6. Pancakes — How can one explain and describe pancakes (olad'i), waffles (vafli), and crepes (bliny)? Are they three different things, three kinds of pancakes, or are they all the same single thing? Or, in secret, are they 3 types of bliny? The first is a breakfast dish, the others were designed to be desserts. Do they really need different words? Pancakes, olad'i, are the original version of a thin fried batter bread, flap-jacks. But original Russian olad'i are small and thick, in America they are a different huge thinner pan-cake. The same batter ingredients can be modified, the form enhanced in a mold, cooked on both sides with impressions, and made thicker and more intricate, but it no longer looks or feels like a pancake even though the batter is nearly the same. Why are those called waffles, vafli, and not pancakes? Add a little milk, kefir, and butter and the same batter can be cooked into very thin versions. Those are called crepes, bliny, with many varieties. Are these also pancakes, waffles or something else? Should bliny claim the title of pancake because they are the most varied — rolled, folded, stuffed with many fillings — and so sacred and fancy that they should not have a name? If they are all basically the same material, why not one name for all? If you called bliny waffles, or waffles pancakes, would you be telling the truth? In this sense, olad'i, vafli, and bliny, are as different as Molokane, Pryguny and Dukhizhizniki.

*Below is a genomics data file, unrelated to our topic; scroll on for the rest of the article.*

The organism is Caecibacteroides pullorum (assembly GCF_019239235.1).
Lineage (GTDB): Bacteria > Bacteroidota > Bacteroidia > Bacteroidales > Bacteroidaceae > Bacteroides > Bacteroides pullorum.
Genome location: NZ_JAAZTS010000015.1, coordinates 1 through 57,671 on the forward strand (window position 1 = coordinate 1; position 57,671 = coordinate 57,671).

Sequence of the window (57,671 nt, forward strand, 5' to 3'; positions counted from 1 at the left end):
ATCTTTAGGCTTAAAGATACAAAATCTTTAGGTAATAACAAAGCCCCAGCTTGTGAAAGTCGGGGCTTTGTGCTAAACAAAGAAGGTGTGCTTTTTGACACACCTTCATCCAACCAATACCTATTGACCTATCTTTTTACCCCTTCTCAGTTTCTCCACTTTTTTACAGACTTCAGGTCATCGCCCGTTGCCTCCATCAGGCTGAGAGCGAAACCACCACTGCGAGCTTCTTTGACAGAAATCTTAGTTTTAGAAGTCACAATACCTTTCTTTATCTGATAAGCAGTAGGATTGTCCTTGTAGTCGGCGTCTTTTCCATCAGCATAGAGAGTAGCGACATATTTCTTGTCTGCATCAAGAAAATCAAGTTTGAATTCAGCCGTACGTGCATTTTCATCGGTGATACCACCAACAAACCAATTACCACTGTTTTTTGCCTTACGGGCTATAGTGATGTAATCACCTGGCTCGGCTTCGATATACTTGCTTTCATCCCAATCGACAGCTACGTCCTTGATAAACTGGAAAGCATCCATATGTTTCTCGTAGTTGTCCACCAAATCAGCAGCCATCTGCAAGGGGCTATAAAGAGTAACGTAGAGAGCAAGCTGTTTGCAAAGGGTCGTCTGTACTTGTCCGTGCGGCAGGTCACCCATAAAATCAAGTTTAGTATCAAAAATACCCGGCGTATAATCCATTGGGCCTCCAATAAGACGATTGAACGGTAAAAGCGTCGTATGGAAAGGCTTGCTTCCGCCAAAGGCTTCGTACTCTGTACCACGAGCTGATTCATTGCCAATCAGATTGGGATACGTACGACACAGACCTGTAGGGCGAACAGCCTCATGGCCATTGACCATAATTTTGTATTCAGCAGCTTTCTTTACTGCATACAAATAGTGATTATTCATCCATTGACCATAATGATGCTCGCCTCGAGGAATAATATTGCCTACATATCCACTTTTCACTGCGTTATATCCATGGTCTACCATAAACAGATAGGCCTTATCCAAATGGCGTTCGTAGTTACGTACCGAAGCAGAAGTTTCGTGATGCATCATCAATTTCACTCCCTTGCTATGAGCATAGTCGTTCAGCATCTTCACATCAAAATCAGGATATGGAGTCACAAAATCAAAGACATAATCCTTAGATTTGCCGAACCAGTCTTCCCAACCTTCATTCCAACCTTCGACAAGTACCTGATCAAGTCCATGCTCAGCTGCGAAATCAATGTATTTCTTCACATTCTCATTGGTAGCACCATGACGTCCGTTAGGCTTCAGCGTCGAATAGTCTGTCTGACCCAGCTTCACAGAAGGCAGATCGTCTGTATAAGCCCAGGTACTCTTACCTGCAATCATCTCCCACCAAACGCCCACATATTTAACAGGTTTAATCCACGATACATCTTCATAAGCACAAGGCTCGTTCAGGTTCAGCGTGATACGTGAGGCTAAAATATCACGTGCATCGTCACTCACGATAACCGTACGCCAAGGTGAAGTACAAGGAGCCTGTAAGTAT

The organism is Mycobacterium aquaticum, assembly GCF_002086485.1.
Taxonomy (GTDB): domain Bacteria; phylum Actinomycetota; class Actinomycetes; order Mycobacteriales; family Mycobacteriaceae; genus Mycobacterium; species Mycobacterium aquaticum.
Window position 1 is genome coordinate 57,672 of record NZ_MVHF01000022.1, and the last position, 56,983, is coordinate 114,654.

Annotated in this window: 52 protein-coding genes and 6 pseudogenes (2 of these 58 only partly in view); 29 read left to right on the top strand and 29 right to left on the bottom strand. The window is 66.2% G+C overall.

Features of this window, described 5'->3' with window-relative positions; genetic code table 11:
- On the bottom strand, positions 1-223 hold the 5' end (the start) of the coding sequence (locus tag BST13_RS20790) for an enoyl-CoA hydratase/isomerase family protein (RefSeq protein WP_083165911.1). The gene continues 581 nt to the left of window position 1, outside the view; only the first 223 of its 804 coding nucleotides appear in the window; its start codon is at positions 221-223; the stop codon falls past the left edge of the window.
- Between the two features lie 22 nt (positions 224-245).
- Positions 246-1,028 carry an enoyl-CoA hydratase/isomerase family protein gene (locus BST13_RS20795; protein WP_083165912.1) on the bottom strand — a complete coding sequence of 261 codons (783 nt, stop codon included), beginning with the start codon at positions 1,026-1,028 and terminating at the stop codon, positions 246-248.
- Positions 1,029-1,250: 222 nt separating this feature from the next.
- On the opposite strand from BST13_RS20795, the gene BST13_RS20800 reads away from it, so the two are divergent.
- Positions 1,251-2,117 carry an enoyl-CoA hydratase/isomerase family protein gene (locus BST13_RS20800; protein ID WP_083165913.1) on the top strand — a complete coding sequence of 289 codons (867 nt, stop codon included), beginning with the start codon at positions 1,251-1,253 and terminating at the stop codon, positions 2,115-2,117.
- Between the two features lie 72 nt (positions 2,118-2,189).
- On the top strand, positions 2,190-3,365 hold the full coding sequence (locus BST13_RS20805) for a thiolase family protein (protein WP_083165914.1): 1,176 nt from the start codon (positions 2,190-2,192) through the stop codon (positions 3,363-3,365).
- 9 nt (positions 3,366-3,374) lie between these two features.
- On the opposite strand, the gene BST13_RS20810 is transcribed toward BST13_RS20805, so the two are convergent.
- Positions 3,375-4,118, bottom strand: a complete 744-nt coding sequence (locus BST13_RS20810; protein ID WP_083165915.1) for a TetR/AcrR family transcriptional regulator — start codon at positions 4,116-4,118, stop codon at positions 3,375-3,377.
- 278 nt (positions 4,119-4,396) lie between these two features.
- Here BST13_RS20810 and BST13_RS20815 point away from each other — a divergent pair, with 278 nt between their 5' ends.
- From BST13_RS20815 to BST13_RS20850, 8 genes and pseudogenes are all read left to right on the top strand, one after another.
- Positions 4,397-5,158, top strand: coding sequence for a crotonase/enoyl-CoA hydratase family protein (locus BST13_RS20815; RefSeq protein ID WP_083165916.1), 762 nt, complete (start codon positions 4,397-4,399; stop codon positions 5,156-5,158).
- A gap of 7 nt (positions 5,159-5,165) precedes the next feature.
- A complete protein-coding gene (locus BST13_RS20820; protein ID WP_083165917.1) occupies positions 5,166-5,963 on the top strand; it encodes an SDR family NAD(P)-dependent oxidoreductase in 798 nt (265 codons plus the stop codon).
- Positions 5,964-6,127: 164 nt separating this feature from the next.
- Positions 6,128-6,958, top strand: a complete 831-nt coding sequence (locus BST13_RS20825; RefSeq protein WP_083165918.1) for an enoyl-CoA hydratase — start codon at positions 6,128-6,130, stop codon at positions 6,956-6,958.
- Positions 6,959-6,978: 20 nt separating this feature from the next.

What if you asked for blintsy with tvorog (dry cottage cheese), varenia (jam) and smetana (sour cream), but got oladiki instead? You'd probably get a similar reaction telling a Dukhizhiznik that Pryguny and Molokane in America celebrate Christmas, or most American Jews do not eat kosher (koshur).
8. Pizza — To be fair to debaters, here's another classification example. Though similar to pancakes (round, flat food), pizza is named differently, as a class with sub-classes. If you ask for pizza, you need to specify attributes and sub-attributes — size (small, medium, large, ...), thickness (thin, thick, ...), shape (round, pan), ingredients (many toppings) and style (deep pan, cheese in crust, pretzel crust, ...) — 1000s of possible combinations. Such a multi-word classification system is mainly useful within the sub-classes of Dukhizhizniki, particularly where a congregation remains singular, separated from others nearby.
9. Dukhizhiznik congregations — Because Dukhizhiznik congregations tend to be clustered but separate and fragmented, members identify them (somewhat like pizza above) with a combination description of location (state/province, city, district, street), original village, presbyter and/or nickname. In contrast, there are no cities/villages in the world with divided Molokan congregations (except Novokumskoe, Stavropol territory, R.F., after 2005), so they are simply identified by current location (state/province, city/village).